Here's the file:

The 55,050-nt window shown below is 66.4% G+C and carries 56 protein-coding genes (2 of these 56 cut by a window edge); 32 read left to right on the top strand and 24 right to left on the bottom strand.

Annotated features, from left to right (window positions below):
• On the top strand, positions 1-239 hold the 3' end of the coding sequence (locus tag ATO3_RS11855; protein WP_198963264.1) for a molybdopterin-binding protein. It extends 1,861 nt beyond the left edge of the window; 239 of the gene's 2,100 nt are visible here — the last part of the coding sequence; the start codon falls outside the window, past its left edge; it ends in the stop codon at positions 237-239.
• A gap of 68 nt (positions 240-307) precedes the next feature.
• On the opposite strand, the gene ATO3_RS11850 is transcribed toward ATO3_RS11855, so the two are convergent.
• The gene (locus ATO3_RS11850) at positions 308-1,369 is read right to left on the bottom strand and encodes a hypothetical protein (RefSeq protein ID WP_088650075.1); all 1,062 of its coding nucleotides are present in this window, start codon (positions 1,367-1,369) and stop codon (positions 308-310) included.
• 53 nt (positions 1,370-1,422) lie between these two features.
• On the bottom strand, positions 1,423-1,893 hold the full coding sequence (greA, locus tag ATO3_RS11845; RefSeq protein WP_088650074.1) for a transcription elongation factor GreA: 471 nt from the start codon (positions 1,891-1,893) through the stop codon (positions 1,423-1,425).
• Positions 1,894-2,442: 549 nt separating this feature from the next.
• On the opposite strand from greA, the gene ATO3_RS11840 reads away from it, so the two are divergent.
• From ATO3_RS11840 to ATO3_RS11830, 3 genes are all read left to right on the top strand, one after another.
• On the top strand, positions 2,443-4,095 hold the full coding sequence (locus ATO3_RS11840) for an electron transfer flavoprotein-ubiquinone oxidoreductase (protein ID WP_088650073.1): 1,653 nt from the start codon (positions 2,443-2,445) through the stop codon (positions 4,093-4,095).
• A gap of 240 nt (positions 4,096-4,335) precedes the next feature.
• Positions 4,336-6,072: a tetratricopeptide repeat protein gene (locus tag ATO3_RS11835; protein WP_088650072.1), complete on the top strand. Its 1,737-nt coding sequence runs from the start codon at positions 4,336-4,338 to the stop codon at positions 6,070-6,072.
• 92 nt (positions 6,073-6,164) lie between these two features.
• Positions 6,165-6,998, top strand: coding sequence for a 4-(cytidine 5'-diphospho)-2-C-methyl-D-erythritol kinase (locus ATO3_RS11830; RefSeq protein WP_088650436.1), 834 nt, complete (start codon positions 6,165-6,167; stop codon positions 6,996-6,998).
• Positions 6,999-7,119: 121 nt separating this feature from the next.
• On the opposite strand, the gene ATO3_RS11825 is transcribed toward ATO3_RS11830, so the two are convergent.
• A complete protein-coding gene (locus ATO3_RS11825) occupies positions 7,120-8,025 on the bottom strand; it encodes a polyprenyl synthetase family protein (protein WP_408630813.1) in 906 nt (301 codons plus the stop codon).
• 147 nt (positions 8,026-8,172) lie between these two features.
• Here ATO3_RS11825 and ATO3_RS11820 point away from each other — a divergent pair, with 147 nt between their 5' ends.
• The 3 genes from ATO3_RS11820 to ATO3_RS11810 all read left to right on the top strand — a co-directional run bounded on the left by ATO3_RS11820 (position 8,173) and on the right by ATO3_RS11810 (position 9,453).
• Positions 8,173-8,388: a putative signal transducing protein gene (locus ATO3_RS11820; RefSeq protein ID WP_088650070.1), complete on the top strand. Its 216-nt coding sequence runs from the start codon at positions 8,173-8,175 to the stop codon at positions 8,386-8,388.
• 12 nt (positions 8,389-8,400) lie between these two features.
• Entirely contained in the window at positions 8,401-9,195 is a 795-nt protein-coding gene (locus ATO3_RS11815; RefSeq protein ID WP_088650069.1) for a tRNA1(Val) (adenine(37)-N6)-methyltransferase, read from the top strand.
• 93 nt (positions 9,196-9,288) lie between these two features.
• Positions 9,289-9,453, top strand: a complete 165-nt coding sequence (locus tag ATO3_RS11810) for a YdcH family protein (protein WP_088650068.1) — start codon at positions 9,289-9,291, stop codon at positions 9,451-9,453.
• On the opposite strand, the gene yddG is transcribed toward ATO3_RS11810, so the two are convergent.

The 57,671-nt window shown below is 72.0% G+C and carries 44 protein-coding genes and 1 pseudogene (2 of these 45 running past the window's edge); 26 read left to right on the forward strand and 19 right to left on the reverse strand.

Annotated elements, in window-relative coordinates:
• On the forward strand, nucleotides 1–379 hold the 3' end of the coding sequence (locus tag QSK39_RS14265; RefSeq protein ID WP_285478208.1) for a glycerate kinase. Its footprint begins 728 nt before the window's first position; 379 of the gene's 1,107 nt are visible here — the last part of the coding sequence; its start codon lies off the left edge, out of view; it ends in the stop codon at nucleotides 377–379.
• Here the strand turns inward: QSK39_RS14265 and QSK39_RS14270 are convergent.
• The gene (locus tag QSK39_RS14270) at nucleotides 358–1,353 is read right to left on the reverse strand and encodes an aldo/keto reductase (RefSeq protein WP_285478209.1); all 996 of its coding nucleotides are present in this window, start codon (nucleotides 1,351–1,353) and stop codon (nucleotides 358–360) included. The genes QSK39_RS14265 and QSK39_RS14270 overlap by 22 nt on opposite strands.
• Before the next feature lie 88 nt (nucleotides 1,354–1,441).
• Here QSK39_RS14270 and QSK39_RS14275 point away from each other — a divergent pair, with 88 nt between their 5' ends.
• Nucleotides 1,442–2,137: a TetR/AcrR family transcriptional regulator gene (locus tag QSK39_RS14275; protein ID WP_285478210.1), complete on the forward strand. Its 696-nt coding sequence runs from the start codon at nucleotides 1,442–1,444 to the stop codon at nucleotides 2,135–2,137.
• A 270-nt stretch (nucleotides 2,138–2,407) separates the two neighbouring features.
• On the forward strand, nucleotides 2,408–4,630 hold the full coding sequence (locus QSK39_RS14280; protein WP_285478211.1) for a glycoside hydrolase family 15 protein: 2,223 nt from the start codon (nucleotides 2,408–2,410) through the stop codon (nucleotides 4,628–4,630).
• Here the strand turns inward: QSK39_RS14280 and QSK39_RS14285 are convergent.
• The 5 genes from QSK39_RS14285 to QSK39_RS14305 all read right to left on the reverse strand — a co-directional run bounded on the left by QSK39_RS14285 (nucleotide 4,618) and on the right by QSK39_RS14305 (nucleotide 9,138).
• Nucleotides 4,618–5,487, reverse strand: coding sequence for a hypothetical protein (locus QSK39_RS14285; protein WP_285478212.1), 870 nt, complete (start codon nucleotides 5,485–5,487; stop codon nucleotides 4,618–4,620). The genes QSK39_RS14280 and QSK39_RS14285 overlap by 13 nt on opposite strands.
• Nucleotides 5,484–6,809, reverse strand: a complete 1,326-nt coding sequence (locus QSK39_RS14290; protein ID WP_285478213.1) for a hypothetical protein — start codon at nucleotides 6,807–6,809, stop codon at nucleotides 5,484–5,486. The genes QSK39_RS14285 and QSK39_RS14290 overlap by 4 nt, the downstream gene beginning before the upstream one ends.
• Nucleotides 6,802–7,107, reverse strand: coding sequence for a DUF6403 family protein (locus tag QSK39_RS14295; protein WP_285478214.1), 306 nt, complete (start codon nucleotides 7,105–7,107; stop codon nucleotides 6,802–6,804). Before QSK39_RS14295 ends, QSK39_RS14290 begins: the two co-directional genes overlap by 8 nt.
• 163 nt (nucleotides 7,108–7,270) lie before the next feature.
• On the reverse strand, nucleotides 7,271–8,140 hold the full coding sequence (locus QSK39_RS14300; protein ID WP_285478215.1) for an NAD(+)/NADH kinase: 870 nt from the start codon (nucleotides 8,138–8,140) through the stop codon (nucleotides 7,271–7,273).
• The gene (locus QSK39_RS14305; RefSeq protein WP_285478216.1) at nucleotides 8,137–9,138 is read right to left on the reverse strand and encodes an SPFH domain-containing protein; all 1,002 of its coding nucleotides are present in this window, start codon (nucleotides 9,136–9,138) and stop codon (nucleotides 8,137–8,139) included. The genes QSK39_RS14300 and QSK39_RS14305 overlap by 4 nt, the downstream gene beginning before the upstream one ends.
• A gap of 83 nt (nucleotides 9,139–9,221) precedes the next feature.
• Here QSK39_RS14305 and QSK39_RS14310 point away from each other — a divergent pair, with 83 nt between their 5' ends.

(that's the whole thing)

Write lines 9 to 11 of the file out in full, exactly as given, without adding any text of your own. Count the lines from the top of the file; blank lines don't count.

• Positions 1,894-2,442: 549 nt separating this feature from the next.
• On the opposite strand from greA, the gene ATO3_RS11840 reads away from it, so the two are divergent.
• From ATO3_RS11840 to ATO3_RS11830, 3 genes are all read left to right on the top strand, one after another.